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“We’re going to go back to that more classical design,” Sullivan said. This multi-year campus master plan will also include the addition of a new residence hall that will likely be located on Athletic Campus. The new hall could be located behind the MarshAustin-Tupper complex and is expected to house 500 or 600 students, Sullivan said. It will be a private-public partnership, similar to the idea of the Redstone Lofts, he said. However, the design will be different. “We want to build this for 500 or 600 students, it will be state-of-the-art, really nice residences and it would be for first-years and sophomores,” Sullivan said. “Juniors and seniors can also choose to live on campus.” What he said he really wants to do is to get firstyears and sophomores back to living in the “heart of campus.” “We have some [students] over at Trinity right now, we want to not have them on Trinity,” Sullivan said. “There’s a perception that it’s [Trinity] a bit further away, but actually if you’re in the middle of the green, Trinity is equal distance to Redstone. But perception is important,” he said. The rest of the construction plan will include the removal of the “shoeboxes,” also known as the Chittenden-Buckham-Wills Complex on Central Campus and the sale of Converse Hall to Fletcher Allen Healthcare. Plans also exist for changes to Fletcher Allen as well, which will take place over the next three to four years, Sullivan said. New single patient care rooms will be added to the hospital. The building will be increased to four or five stories, he said. Sullivan said the University is working with Fletcher Allen to make sure that the architectural de-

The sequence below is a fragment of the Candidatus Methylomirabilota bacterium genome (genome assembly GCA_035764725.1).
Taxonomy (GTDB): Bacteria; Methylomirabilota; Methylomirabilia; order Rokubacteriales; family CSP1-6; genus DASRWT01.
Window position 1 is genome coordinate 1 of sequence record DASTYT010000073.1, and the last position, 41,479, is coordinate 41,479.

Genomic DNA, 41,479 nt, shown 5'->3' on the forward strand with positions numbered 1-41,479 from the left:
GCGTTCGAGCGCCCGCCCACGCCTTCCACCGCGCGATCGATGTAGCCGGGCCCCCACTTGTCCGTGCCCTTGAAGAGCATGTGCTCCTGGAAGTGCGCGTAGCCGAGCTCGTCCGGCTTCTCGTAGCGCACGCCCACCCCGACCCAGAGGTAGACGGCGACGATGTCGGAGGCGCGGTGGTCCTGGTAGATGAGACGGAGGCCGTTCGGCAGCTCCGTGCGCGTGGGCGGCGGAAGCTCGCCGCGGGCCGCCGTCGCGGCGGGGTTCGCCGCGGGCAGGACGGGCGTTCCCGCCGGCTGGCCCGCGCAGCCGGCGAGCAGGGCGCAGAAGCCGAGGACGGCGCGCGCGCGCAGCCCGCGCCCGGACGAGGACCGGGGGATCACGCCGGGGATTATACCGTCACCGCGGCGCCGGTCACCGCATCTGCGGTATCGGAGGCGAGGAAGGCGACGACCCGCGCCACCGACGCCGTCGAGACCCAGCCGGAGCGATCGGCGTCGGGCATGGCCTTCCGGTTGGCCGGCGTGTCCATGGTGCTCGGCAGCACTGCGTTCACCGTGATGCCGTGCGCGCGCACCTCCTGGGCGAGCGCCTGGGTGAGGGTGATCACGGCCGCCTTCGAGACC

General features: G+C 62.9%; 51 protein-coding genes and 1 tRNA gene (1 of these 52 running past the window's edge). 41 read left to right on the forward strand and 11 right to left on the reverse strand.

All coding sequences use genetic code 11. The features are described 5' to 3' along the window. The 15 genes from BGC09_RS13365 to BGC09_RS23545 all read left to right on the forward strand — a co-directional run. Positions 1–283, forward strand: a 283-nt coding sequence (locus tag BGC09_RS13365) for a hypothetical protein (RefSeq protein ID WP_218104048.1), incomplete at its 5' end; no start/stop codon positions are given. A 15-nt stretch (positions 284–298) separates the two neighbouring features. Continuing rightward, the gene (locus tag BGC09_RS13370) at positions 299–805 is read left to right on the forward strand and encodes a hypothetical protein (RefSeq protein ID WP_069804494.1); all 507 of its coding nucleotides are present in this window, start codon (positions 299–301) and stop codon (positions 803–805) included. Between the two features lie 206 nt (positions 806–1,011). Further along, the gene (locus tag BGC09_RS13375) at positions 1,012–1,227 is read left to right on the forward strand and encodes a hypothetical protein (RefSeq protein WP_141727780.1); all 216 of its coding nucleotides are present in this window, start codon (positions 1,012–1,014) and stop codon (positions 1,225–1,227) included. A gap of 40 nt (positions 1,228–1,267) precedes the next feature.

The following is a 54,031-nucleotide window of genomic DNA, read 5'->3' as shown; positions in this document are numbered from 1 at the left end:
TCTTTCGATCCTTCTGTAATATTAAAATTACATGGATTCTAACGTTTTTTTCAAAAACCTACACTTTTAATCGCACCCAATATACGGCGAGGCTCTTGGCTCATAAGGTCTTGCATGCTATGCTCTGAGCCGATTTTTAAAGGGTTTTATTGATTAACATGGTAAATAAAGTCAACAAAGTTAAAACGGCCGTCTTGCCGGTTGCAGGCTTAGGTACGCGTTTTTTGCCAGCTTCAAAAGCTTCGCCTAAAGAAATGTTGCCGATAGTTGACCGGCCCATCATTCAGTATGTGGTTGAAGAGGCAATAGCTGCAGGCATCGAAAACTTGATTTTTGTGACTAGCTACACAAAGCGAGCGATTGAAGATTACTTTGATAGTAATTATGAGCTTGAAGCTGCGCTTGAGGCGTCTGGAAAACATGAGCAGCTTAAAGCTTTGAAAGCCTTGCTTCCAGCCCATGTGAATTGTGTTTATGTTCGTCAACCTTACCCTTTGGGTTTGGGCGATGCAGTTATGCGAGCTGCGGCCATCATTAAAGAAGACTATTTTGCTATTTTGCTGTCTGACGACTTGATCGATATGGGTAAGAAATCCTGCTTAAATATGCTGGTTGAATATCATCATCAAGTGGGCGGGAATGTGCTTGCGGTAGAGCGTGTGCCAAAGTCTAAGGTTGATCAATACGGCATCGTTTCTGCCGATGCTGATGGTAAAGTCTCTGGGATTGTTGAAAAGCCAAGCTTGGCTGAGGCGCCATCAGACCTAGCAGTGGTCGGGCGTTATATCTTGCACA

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“We’ve got a number of really exciting projects that are very strategic to our campus plan.” Tom Sullivan President